If you haven't noticed all of the open spaces throughout the book, we haven't been looking at the same book. Seuss uses open spaces elegantly both in his illustrations and prose to examine possibility, disappointment and danger.
Take stanza 5, for instance:
It's opener there
in the wide open air. (5)
Now look at the illustration. How fresh and inviting, right? Sure, your child looks small within that vast landscape, but they're running ahead into gentle, warm colors and a neat, ordered world. With such a palette, it's hard to imagine filling that landscape with anything but the best experiences.
And, sure enough, in the next few pages, that possibility is triumphantly realized, first in whimsical purple elephants and then in a colorful balloon, flying over another warm and inspiring open space. Shmoop so wants to go to there.
But when things aren't going so great, those open spaces seem downright sinister. Just check out the illustration for stanza 17:
You can get so confused
that you'll start in to race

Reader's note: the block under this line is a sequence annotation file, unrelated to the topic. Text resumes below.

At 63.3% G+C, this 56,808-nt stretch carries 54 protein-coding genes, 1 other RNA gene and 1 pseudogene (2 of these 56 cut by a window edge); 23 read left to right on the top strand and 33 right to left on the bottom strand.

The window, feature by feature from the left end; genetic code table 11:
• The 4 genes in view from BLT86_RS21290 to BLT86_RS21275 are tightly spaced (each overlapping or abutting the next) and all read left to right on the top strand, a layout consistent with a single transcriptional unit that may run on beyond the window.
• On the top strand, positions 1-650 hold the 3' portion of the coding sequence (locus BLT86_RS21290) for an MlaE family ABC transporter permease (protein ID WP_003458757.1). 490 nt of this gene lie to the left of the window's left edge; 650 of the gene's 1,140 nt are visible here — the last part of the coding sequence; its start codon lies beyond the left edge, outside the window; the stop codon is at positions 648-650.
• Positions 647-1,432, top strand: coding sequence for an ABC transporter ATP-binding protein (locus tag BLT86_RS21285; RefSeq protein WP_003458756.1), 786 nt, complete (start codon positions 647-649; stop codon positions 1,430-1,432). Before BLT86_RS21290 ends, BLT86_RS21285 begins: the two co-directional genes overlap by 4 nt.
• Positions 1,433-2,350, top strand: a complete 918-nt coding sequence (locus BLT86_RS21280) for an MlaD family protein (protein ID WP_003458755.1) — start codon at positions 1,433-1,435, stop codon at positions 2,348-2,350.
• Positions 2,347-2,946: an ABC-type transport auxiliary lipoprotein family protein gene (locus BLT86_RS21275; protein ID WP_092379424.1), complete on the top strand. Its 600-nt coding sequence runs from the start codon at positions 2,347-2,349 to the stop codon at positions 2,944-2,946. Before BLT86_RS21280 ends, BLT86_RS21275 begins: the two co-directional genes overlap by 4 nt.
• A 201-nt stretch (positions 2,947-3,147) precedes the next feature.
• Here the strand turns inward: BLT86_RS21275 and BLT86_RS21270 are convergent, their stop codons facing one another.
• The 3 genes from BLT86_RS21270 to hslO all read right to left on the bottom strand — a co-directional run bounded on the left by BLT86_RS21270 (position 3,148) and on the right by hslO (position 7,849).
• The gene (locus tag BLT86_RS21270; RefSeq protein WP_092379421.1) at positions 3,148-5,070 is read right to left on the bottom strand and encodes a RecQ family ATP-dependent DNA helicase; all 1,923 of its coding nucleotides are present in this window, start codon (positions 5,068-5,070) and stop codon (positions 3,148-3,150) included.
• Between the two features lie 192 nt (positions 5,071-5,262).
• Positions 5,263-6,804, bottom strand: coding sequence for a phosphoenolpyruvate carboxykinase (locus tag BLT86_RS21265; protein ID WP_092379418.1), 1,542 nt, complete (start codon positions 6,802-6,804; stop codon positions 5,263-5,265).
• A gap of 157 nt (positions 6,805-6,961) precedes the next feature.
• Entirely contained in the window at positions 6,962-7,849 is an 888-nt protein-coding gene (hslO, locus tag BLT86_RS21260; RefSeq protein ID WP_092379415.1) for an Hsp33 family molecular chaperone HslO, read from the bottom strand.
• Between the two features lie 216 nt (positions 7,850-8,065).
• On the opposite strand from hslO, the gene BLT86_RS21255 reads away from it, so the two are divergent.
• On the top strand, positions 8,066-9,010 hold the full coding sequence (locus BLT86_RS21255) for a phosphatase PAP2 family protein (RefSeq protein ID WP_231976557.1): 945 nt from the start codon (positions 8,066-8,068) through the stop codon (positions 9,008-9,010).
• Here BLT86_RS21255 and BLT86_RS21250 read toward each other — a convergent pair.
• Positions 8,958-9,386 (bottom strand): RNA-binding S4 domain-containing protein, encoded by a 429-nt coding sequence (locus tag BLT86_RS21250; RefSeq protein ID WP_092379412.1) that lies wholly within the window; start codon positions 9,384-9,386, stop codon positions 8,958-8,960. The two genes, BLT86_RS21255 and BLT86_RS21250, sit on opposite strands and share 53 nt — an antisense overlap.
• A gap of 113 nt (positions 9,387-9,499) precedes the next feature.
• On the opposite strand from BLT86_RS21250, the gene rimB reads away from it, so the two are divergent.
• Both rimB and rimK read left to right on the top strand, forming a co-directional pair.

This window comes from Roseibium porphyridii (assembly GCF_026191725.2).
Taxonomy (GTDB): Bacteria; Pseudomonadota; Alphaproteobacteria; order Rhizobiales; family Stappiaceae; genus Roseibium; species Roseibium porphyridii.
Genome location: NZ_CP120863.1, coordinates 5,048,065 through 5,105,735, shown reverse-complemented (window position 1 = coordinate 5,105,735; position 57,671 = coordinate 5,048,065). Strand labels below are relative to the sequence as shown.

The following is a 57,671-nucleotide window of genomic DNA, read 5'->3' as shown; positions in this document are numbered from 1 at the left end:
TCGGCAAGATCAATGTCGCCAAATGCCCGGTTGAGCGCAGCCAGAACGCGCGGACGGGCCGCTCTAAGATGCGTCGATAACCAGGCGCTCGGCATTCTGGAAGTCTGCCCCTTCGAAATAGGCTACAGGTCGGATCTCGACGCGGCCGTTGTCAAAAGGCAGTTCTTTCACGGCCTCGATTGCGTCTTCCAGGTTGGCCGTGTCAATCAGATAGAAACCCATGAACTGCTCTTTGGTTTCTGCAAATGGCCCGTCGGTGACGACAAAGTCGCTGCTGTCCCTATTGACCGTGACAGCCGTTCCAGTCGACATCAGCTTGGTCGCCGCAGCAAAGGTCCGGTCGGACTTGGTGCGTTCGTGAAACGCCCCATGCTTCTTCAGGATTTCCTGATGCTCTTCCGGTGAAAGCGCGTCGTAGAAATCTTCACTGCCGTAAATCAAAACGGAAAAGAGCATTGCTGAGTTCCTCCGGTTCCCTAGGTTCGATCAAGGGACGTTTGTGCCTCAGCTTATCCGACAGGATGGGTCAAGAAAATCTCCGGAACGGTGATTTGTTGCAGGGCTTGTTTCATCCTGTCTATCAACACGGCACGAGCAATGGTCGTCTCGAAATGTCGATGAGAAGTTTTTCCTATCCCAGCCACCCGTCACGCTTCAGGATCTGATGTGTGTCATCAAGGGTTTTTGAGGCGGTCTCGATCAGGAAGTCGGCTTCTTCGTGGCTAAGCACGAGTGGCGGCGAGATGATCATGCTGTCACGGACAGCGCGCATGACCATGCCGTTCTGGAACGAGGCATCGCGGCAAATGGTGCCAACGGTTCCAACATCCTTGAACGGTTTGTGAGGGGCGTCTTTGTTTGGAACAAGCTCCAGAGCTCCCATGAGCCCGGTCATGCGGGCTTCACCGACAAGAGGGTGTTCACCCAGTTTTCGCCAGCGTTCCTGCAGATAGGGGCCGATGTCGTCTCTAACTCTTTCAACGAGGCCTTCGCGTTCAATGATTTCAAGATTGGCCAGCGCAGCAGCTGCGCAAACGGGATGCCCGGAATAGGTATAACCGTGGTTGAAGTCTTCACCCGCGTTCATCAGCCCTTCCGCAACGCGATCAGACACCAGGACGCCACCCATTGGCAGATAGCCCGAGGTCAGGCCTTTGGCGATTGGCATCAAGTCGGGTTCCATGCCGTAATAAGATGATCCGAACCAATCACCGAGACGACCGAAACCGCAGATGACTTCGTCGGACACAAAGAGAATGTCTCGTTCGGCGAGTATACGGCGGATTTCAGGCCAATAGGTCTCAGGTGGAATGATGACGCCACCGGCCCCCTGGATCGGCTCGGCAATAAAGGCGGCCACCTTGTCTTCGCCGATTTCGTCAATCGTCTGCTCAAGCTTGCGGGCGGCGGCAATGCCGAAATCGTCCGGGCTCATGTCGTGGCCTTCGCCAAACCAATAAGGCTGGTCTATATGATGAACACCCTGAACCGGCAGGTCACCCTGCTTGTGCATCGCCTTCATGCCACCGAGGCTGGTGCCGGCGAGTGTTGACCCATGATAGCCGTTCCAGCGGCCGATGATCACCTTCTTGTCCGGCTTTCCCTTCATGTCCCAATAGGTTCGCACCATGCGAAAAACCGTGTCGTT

down long wiggled roads at a break-necking pace
and grind on for miles across weirdish wild space,
headed, I fear, to a most useless place.
The Waiting Place… (17)
Those dark colors seem to promise the coming of a dark night. And just look at those weird arcs. They look like claws, ready to tear your child apart. No one wonder they're hightailing it.
Contrast this again with moments where things are going well and we're back to color and a chaotic whirl of things, things, things. As many things as Seuss can fit into one page, at least (we're betting he had even more things in mind).
So, it seems open spaces are actually two different symbols. Here's the key:
Yep, sounds about right.